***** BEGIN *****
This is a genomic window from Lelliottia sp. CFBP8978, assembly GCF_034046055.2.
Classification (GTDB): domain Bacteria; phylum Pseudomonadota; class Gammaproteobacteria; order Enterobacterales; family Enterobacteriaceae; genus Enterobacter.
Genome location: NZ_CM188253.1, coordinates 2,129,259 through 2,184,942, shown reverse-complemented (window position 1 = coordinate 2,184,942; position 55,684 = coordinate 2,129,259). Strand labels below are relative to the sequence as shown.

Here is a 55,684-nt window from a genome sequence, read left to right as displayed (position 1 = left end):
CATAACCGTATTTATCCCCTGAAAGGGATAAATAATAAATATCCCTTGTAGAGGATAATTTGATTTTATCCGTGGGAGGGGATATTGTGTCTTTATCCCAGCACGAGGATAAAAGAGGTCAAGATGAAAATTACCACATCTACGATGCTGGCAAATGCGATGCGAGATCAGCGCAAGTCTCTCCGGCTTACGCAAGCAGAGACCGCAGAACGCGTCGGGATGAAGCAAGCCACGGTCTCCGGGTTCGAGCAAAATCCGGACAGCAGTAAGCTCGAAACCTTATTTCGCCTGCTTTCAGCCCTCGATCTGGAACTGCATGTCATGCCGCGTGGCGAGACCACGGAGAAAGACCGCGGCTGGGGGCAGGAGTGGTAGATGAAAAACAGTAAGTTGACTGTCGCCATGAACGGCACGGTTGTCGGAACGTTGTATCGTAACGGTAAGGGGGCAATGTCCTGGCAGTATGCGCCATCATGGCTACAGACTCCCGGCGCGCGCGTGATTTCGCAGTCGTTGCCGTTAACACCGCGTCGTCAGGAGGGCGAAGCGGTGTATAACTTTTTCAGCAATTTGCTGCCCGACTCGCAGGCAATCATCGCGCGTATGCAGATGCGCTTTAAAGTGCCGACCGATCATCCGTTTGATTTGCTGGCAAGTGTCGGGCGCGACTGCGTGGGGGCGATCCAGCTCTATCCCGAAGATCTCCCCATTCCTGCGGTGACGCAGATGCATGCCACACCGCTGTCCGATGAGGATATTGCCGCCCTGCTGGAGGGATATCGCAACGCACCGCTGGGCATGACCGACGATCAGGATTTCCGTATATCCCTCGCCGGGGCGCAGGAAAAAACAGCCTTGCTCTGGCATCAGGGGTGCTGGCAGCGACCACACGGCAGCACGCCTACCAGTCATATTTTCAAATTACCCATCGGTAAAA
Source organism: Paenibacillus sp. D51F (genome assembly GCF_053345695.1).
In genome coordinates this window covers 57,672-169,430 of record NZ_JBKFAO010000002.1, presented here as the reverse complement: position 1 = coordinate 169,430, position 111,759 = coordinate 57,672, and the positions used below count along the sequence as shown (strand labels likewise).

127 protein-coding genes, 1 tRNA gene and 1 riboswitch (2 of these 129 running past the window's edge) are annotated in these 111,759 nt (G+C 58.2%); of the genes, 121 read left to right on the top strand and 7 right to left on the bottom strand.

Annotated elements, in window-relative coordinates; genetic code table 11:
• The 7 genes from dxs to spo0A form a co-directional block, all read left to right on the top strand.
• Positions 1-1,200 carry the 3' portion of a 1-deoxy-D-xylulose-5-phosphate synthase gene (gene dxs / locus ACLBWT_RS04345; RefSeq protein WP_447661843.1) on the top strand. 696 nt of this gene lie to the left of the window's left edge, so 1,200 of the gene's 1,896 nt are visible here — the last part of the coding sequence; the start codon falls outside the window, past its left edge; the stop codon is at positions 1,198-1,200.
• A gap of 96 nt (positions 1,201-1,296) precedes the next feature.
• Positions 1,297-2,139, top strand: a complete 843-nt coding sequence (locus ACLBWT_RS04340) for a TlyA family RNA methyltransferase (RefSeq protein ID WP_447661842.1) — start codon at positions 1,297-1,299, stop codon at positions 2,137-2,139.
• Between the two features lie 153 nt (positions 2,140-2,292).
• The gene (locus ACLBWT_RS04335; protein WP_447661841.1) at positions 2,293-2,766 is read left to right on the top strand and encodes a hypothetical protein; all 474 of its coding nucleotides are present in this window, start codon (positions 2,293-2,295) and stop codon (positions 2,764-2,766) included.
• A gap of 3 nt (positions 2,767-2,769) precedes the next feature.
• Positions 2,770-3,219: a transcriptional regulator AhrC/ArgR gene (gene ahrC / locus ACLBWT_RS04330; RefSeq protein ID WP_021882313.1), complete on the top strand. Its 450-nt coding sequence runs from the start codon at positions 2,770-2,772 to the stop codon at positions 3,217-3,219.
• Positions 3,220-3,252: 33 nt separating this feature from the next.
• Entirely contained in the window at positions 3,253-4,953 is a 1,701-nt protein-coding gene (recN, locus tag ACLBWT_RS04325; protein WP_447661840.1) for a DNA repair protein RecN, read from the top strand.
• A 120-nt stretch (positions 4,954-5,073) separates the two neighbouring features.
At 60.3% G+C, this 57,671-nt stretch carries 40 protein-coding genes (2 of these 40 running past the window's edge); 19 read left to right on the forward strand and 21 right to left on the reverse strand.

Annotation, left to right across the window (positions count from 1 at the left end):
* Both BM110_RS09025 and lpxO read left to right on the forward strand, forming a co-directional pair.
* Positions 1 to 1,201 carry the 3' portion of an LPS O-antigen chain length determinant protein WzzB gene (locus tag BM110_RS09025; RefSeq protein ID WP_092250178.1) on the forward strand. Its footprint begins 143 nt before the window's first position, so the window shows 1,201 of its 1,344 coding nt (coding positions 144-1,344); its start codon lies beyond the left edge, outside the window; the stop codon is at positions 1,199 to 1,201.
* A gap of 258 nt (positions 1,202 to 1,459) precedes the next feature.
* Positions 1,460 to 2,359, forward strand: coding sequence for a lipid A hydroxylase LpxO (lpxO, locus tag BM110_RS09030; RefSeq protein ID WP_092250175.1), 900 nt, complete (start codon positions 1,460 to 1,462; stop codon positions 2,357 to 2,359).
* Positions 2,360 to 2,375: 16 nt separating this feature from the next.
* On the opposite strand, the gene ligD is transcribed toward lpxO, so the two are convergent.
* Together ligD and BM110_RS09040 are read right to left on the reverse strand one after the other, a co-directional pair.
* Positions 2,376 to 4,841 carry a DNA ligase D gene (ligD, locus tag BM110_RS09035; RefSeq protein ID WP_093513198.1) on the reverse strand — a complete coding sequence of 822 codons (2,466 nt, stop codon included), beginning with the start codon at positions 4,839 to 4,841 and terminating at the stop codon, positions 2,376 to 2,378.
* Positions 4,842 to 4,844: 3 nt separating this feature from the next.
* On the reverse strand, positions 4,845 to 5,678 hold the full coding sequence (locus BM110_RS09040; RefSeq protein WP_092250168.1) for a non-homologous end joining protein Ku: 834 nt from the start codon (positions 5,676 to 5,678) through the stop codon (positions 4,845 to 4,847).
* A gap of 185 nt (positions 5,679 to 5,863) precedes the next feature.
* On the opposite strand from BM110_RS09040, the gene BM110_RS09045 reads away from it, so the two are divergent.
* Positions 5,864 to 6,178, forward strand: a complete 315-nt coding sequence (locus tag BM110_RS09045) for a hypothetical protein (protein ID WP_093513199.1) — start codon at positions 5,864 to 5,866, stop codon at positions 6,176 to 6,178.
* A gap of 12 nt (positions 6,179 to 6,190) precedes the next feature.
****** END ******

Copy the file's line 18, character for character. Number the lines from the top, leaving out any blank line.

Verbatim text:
• Positions 3,220-3,252: 33 nt separating this feature from the next.